Downtown Cincinnati's Millennium Hotel to Close At End of Year

Elected officials have long pushed for sale of the hotel, which will likely come early next year. The Millennium will operate as usual and honor reservations until it closes Dec. 31.

Nov 12, 2019 at 9:36 am
The Millennium Hotel at 150 West 5th Street. - Nick Swartsell
Nick Swartsell
The Millennium Hotel at 150 West 5th Street.

Downtown's Millennium Hotel will cease operating Dec. 31, its owners say, clearing the way for acquisition and redevelopment by The Port.

About 100 employees will lose their jobs due to the closure. The hotel will operate as usual and all reservations remain effective up until the final day. Hotel staff will help those who made reservations after that date find other accommodations, a news release from the hotel's owners says. 

The Port, the county's redevelopment authority, is set to close on the $36 million purchase of the hotel early next year. It's studying a 600-1,000 unit replacement hotel and a potential expansion of the Duke Energy Convention Center on the site.

In September, the Hamilton County Commission voted 2-1 to provide $1.3 million from hotel tax revenue as earnest money in the proposed sale of the hotel by its current owner, an LLC held by the Millennium founder Kwek Leng Beng of Singapore.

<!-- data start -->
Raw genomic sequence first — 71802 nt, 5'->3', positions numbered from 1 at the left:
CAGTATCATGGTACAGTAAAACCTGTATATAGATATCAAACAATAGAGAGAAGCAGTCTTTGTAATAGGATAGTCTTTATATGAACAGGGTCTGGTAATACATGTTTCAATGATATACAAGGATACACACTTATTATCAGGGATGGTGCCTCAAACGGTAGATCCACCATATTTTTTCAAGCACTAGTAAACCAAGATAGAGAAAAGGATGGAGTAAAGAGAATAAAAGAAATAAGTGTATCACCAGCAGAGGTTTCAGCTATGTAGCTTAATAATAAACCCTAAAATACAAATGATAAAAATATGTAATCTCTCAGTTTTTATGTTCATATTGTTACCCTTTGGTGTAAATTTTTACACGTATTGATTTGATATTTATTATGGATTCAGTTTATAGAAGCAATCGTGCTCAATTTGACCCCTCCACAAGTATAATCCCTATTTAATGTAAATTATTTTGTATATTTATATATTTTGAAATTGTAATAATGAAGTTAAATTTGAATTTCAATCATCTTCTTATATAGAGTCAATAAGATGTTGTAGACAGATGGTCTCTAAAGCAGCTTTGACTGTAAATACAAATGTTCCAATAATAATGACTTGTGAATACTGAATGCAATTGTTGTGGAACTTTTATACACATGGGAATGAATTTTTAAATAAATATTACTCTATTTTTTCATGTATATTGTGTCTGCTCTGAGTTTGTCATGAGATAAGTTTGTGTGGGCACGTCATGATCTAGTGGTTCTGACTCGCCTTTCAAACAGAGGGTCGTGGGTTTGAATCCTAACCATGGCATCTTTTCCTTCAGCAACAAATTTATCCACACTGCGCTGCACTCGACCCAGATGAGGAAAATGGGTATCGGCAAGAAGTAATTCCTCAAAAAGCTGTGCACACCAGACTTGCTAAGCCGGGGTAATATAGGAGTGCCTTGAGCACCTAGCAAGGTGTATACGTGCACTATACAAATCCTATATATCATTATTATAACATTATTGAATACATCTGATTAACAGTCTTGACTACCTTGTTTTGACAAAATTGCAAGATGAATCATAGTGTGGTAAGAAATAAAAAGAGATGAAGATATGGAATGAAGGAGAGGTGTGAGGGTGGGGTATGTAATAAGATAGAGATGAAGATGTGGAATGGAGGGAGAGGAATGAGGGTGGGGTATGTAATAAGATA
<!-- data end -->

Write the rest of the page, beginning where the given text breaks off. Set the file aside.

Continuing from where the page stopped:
Another $1.3 million would be due at the closing of the sale.

Many, including Mayor John Cranley and county officials, have complained about the 872-room hotel's condition and lack of upgrades. But until now, no one could convince the owners to sell the property.

Oakley-based developer Vandercar LLC founder Rob Smyjunas broke through after a decade of efforts, getting Beng to agree to a $36 million purchase contract on the Millennium in August. Smyjunas, as well as city and county leaders, envision demolishing the current, 51-year-old building and starting fresh.

Under the proposed deal, the combined convention center expansion and new hotel could cost as much as $500 million. The Port of Greater Cincinnati would issue tax-exempt bonds to fund the construction and proceeds from its operation would pay off that debt. The county commission believes a new hotel at the site could generate as much as $1.67 million in hotel taxes its first year. The current facility generated about $670,000 last year.